Huma Rashid's Reviews > Love, InshAllah: The Secret Love Lives of American Muslim Women

Love, InshAllah by Nura Maznavi
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Mar 11, 12

Read from March 10 to 11, 2012

Some of the stories in this book are better than others, but the book itself is a must-read simply because of the picture it presents. Everyone has an image of Muslim women. Especially those who don't know one personally.

In reading this book, you'll see a whole world of feeling and passion and angst that's never part of the discussion of Muslim women, and for that reason, this book goes a long way in fighting misconceptions about women like us.

I want to do a full, meaningful, carefully written review, but I just can't. So much of the stuff in this book hits too close to home. If you're inclined, you can read my many posts on the subject here at my book blog . I discuss specific stories, certain quotes, general ideas, and even personal thoughts and experiences.

I'm so glad a book like this was written. (And screw the haters who will only talk about how the women in this book are all hell-bound for daring not to adhere to that particular critic's narrowly tailored view of what Islam is and what it demands.)
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Comments (showing 1-3 of 3) (3 new)

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Sarah I just read about your journey through this book on your blog. It was delightful. I share a lot of your feelings about some of the stories as well. All in all, this book sets the stage for many, many much-needed thinking and conversations to take place.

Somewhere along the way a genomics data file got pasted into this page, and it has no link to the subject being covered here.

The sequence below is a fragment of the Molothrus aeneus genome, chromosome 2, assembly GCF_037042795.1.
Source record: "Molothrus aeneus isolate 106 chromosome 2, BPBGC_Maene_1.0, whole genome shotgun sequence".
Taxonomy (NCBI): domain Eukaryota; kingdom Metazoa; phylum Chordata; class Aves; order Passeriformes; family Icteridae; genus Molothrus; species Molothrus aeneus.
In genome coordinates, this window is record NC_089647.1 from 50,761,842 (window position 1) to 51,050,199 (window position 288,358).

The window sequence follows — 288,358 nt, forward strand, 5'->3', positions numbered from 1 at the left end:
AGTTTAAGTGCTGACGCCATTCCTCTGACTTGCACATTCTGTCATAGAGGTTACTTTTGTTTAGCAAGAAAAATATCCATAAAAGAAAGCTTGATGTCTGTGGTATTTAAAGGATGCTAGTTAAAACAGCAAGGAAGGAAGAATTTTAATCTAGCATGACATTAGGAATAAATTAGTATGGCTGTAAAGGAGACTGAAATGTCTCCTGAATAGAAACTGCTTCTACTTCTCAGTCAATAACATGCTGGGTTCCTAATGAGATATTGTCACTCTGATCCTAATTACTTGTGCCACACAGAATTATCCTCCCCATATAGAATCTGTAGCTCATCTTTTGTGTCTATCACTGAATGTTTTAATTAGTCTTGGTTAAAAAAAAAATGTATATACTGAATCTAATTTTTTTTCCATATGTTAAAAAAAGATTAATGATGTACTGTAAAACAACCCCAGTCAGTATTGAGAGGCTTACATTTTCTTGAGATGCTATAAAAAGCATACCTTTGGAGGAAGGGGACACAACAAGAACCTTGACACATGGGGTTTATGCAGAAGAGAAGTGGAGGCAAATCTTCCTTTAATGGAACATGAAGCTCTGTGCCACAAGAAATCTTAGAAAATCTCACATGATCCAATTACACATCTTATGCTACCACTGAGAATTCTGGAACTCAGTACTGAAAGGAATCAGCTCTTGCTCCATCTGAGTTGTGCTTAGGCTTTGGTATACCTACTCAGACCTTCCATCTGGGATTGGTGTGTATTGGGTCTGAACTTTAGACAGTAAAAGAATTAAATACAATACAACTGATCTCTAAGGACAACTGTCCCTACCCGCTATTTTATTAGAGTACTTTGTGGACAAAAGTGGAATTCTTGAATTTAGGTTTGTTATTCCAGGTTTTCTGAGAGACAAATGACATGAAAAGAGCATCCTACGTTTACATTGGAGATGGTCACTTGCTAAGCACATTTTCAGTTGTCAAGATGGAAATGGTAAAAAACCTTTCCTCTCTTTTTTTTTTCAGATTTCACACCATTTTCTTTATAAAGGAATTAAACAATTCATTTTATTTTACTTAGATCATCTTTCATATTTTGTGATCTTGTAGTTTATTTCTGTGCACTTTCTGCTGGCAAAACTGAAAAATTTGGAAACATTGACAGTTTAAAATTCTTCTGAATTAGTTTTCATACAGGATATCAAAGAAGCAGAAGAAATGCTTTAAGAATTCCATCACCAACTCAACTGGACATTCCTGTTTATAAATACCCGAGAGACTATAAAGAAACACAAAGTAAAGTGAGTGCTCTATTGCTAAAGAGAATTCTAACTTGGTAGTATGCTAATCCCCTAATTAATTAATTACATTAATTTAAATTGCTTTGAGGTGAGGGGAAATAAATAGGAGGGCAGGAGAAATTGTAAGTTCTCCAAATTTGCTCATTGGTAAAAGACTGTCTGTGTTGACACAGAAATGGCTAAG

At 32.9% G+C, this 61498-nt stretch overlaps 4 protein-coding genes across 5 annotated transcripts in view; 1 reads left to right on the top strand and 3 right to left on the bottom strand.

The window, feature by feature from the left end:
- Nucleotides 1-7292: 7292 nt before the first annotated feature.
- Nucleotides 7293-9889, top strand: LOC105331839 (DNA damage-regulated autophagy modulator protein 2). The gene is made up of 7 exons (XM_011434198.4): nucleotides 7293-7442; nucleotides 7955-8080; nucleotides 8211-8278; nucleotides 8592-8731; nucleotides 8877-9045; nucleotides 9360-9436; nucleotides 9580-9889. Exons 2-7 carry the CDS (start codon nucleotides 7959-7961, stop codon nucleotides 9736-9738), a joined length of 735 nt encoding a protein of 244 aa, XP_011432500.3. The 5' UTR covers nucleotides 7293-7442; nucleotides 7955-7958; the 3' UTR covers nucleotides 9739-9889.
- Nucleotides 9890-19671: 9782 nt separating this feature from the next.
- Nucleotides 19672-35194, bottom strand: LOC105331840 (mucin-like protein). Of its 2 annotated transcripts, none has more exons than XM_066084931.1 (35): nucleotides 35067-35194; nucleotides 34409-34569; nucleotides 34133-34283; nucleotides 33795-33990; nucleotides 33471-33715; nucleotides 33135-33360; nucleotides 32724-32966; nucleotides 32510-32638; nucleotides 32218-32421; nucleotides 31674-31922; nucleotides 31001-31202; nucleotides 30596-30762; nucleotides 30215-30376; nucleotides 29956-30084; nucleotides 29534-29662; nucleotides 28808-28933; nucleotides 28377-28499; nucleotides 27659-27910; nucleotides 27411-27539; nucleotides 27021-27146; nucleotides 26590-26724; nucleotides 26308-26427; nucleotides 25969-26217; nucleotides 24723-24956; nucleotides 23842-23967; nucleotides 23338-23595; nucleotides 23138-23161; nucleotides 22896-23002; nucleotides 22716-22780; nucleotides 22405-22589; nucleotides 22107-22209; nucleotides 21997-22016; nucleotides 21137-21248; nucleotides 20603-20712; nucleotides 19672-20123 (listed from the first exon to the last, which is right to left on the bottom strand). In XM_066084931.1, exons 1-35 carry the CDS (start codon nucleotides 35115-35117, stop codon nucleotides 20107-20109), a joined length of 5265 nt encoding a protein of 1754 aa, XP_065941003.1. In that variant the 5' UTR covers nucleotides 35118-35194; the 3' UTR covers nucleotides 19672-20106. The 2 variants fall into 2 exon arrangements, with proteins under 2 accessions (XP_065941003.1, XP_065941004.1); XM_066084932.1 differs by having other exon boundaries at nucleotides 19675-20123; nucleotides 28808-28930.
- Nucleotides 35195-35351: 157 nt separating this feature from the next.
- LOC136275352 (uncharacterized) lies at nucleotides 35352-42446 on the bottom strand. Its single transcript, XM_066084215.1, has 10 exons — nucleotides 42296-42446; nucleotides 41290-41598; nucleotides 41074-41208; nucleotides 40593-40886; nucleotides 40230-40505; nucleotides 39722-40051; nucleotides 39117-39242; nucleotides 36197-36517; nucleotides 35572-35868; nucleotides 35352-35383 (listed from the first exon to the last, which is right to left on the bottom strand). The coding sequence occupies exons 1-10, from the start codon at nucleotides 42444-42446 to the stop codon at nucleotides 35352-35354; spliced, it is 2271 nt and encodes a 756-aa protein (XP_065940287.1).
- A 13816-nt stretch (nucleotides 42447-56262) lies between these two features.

Huma Rashid i was reminded of what you said in your review about the happily ever afters involving Muslim women and nonMuslim men, and how those seemed too perfect or idyllic to happen with any frequency at all. :P


Sarah Huma wrote: "i was reminded of what you said in your review about the happily ever afters involving Muslim women and nonMuslim men, and how those seemed too perfect or idyllic to happen with any frequency at al..."

Heh, yep. I could better appreciate stories that dealt with husbands who remained nonMuslim. I'm happy for the women for whom it worked out so nicely (i.e. nonMuslim men converting 'for' them), but I wouldn't want my daughter growing up nursing those kind of romantic notions.


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